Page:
Pizza. I love it. It’s probably my favorite food. Whether topped with fig, arugula, and prosciutto, or good old pepperoni and mushroom, I could eat it at least once a week (okay, more like five times a week).
I’ve been making my own pizza dough for about five years, which in this house means hundreds of crusts. Whenever I tell people I make my own dough, they get super-impressed. Don’t be impressed! It’s easy.
This is how I make pizza dough. It’s not THE BEST RECIPE EVARRRRR or THE LAST PIZZA DOUGH RECIPE YOU’LL EVER NEED or anything like that. But once you master the basic technique, you can fiddle with it until it’s perfect for you.
Okay, here we go.
Round up your usual suspects:
That’s a stand mixer, all-purpose flour, the dough hook attachment to your stand mixer, yeast, salt, a teaspoon, a one-cup measure, whole wheat flour (if you’re feeling virtuous), and honey. Not pictured: olive oil. Grab that, too.
Add one cup of pretty warm tap water (like a nice hot bath, not scalding). Then add two teaspoons of yeast. If you buy yeast in packets, use one packet.
Stir that until the yeast granules dissolve. Put the bowl somewhere quiet and preferably warm for 10 minutes. While that’s happening, mix together your flour and salt. If you want a whole wheat crust, use 1 cup whole wheat flour and 2 cups regular flour. If you are WHITE BREAD 4EVA, use 3 cups of all-purpose flour. I throw in about a teaspoon of salt. Drizzle in three to four tablespoons of olive oil and mix it around.
By now your ten minutes should be up, and your yeast mixture should look like this:
That creamy foam? That’s yeast farts. They’re delicious. If your yeast mixture doesn’t look like that, it’s for one of two reasons: your water temperature was too hot or too cold, or you had bad yeast. Just take a deep breath and try again. Don’t panic. It’s just bread, people.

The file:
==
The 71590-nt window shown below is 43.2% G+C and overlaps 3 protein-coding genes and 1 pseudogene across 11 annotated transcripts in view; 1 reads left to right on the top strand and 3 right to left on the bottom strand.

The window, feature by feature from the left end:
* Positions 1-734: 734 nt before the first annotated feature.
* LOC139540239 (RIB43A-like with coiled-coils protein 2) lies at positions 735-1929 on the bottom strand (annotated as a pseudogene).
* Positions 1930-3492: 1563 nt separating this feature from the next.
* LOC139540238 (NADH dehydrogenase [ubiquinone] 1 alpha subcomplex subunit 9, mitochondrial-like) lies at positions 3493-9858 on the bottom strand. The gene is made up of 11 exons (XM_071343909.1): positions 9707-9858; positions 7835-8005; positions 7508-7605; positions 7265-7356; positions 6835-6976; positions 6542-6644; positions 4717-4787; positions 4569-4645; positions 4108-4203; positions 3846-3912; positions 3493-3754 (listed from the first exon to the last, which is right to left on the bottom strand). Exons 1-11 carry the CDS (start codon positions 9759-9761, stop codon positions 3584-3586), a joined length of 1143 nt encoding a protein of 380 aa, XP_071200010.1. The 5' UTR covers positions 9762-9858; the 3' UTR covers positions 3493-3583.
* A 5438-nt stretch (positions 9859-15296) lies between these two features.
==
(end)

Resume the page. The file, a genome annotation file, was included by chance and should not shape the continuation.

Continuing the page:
Pour the yeast mixture into the flour mixture. Attach the dough hook to the mixer and turn that baby on low.
First it will look like this:
Then, after a minute, it will look like this:
And finally, it will come together like this:
If it hasn’t come together after a few minutes of mixing, add water, a tablespoon at a time. If it’s soupy, add more flour, about a quarter-cup at a time. Just tweak it. Eventually the hook will collect all the dough. When that happens, turn the machine to the next higher setting and let it go for about 5-7 minutes.
Now take the dough out (the bowl should be relatively clean) and pour in a tablespoon of olive oil. Put the dough back in and roll it around to coat it with the oil.
Then let it take a nap for about an hour.
After an hour, it should be about twice as big. It is at this point that we get to bust out the PIZZA FIST OF JUSTICE.
Punch the dough. Dooooo it.
Punch the dough until it’s all deflated.
At this point you have three options:
1. Freeze it. Put the deflated dough in a freezer bag, label it, and freeze it. When you’re ready to use it, take it out of the freezer a couple of hours ahead of time and let it thaw in a bowl.
2. Use it now. Let the dough rise again, for about 30 minutes to an hour, then stretch it out on a pizza pan. Bake at 375 for 10 minutes, top, then bake until your toppings are appropriately melty/hot.
3. Use it tomorrow. Put the bowl with the dough in your fridge. When you’re ready to use it the next day, let it come to room temperature for about 30 minutes before stretching.
Recipe, for those who like that kind of thing:
1 cup warm water
2 tsp. active dry yeast, or one packet
1-2 TB honey
Combine in a small bowl. Let sit in a warm place for 10 minutes.
3-4 cups flour
3-4 TB olive oil
1 tsp. salt
Combine in the large bowl of your stand mixer.
When yeast has proofed, pour into flour mixture. Mix on low for 3-5 minutes, then on medium-low for 5 minutes, until dough has cleared the sides of the bowl and is smooth. Remove dough; drizzle oil into bowl and roll dough in oil until coated. Let sit, covered, for 1 hour.
Punch down dough. Follow instructions for freezing or using above.